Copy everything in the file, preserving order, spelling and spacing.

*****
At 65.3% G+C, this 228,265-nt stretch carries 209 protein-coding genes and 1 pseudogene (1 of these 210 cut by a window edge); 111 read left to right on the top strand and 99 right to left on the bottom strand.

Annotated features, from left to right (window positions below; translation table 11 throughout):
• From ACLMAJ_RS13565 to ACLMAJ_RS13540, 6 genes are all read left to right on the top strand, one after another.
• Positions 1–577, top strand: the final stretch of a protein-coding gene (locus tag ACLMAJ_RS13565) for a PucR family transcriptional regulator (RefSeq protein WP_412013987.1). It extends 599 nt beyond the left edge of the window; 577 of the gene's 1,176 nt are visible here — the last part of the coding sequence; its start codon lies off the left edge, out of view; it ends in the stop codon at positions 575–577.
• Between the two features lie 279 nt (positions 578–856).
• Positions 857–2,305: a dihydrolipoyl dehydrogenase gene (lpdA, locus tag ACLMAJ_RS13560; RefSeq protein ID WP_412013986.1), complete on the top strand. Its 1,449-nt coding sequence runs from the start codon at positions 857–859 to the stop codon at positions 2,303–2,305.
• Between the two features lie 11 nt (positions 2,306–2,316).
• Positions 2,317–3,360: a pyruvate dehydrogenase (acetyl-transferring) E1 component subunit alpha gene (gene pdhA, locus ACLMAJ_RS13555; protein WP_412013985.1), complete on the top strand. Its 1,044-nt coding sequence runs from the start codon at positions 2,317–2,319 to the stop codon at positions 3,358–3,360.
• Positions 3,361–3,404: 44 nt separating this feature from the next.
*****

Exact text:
At 65.3% G+C, this 228,265-nt stretch carries 209 protein-coding genes and 1 pseudogene (1 of these 210 cut by a window edge); 111 read left to right on the top strand and 99 right to left on the bottom strand.

Annotated features, from left to right (window positions below; translation table 11 throughout):
• From ACLMAJ_RS13565 to ACLMAJ_RS13540, 6 genes are all read left to right on the top strand, one after another.
• Positions 1–577, top strand: the final stretch of a protein-coding gene (locus tag ACLMAJ_RS13565) for a PucR family transcriptional regulator (RefSeq protein WP_412013987.1). It extends 599 nt beyond the left edge of the window; 577 of the gene's 1,176 nt are visible here — the last part of the coding sequence; its start codon lies off the left edge, out of view; it ends in the stop codon at positions 575–577.
• Between the two features lie 279 nt (positions 578–856).
• Positions 857–2,305: a dihydrolipoyl dehydrogenase gene (lpdA, locus tag ACLMAJ_RS13560; RefSeq protein ID WP_412013986.1), complete on the top strand. Its 1,449-nt coding sequence runs from the start codon at positions 857–859 to the stop codon at positions 2,303–2,305.
• Between the two features lie 11 nt (positions 2,306–2,316).
• Positions 2,317–3,360: a pyruvate dehydrogenase (acetyl-transferring) E1 component subunit alpha gene (gene pdhA, locus ACLMAJ_RS13555; protein WP_412013985.1), complete on the top strand. Its 1,044-nt coding sequence runs from the start codon at positions 2,317–2,319 to the stop codon at positions 3,358–3,360.
• Positions 3,361–3,404: 44 nt separating this feature from the next.